AI can definitely provide assistance to radiologists in triaging according to the severity of findings, prioritisation, reporting in cases of emergencies like trauma, standardising reporting, providing classifications and guidelines, and also for integrating available information from various modalities.

The future belongs to an ‘Augmented Radiologist’. A radiologist who has learned and adapted to new technologies like AI. It is not AI versus radiologists, but radiologists well versed with new technologies like AI versus radiologists without the knowledge of AI.

Research culture

New clinical information and technologies are developing at an extraordinary rate, and so is progress in the nature of patient care and management. With an ever-advancing knowledge of diseases, symptoms, procedures, and innovations, experts are trying to find creative solutions and answers to issues that have not been taken care of earlier.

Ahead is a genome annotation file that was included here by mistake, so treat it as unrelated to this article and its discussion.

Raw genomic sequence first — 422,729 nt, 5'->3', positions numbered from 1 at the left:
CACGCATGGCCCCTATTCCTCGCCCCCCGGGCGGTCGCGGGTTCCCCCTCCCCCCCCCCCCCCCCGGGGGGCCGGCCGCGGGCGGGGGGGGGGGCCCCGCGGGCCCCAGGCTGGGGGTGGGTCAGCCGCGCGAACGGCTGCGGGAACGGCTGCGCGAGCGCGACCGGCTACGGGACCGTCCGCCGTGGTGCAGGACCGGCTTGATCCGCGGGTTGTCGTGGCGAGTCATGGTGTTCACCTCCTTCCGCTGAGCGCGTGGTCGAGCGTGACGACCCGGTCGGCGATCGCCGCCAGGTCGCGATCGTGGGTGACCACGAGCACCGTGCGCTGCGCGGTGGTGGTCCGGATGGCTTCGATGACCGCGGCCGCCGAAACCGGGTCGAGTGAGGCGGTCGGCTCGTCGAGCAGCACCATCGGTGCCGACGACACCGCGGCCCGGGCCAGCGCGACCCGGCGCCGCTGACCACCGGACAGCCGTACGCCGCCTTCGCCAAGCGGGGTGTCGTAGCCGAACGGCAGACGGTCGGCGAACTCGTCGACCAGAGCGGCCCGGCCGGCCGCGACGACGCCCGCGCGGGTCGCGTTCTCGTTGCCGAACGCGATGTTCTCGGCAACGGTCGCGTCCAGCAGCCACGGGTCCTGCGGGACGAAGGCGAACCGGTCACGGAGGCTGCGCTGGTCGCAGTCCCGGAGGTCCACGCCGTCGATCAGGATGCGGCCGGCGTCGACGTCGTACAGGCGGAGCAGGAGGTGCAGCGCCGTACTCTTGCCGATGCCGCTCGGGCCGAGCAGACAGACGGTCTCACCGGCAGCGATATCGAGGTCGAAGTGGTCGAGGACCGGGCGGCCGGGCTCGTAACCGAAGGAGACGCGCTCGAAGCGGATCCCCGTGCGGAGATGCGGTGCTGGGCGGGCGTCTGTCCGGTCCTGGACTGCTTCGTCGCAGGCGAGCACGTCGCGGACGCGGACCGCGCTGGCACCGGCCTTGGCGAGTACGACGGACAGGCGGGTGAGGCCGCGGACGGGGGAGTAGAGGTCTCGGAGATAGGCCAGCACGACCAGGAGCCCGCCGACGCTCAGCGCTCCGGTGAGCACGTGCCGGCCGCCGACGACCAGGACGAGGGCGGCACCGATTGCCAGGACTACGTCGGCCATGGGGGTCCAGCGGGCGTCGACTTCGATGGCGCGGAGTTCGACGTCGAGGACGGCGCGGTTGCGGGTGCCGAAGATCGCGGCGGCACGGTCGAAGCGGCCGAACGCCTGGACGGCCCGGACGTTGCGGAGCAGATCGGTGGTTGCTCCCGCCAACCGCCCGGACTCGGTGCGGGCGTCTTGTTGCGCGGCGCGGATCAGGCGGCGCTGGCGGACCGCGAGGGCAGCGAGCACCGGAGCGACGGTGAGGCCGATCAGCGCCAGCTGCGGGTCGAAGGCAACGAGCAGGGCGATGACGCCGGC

The issue of encroachment in the field of radiology by gynaecologists, neurologists, physicians, and cardiologists is ever evolving as they are trying to develop skills to interpret CT and MRI images independent of a radiologist. Diagnostic/Imaging setups are being established by nonradiologists with the appointment of radiologists.

For the radiologist in private practice, there can be two significant ways forward:

1. To start the imaging and diagnosis center independently and work with clinicians for improved patient care.

2. Another is to devote himself/ herself to research and develop a new product, open a start-up and work for it.